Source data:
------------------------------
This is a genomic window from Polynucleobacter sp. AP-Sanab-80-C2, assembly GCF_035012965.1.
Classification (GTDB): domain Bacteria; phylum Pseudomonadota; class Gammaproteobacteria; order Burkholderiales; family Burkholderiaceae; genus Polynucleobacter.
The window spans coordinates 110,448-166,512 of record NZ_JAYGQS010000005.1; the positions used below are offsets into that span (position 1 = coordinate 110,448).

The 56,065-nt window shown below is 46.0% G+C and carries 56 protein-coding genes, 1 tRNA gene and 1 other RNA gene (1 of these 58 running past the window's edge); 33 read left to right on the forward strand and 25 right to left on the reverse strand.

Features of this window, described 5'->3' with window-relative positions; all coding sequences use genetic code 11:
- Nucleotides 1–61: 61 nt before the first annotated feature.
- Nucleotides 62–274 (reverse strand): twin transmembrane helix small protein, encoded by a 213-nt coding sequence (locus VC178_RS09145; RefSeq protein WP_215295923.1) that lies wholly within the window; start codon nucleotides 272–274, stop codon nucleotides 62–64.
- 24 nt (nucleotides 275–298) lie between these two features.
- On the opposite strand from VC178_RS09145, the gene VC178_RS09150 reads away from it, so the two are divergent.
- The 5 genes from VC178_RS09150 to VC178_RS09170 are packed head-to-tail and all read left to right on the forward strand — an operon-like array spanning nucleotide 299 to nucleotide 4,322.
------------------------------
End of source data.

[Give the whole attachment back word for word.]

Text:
This is a genomic window from Polynucleobacter sp. AP-Sanab-80-C2, assembly GCF_035012965.1.
Classification (GTDB): domain Bacteria; phylum Pseudomonadota; class Gammaproteobacteria; order Burkholderiales; family Burkholderiaceae; genus Polynucleobacter.
The window spans coordinates 110,448-166,512 of record NZ_JAYGQS010000005.1; the positions used below are offsets into that span (position 1 = coordinate 110,448).

The 56,065-nt window shown below is 46.0% G+C and carries 56 protein-coding genes, 1 tRNA gene and 1 other RNA gene (1 of these 58 running past the window's edge); 33 read left to right on the forward strand and 25 right to left on the reverse strand.

Features of this window, described 5'->3' with window-relative positions; all coding sequences use genetic code 11:
- Nucleotides 1–61: 61 nt before the first annotated feature.
- Nucleotides 62–274 (reverse strand): twin transmembrane helix small protein, encoded by a 213-nt coding sequence (locus VC178_RS09145; RefSeq protein WP_215295923.1) that lies wholly within the window; start codon nucleotides 272–274, stop codon nucleotides 62–64.
- 24 nt (nucleotides 275–298) lie between these two features.
- On the opposite strand from VC178_RS09145, the gene VC178_RS09150 reads away from it, so the two are divergent.
- The 5 genes from VC178_RS09150 to VC178_RS09170 are packed head-to-tail and all read left to right on the forward strand — an operon-like array spanning nucleotide 299 to nucleotide 4,322.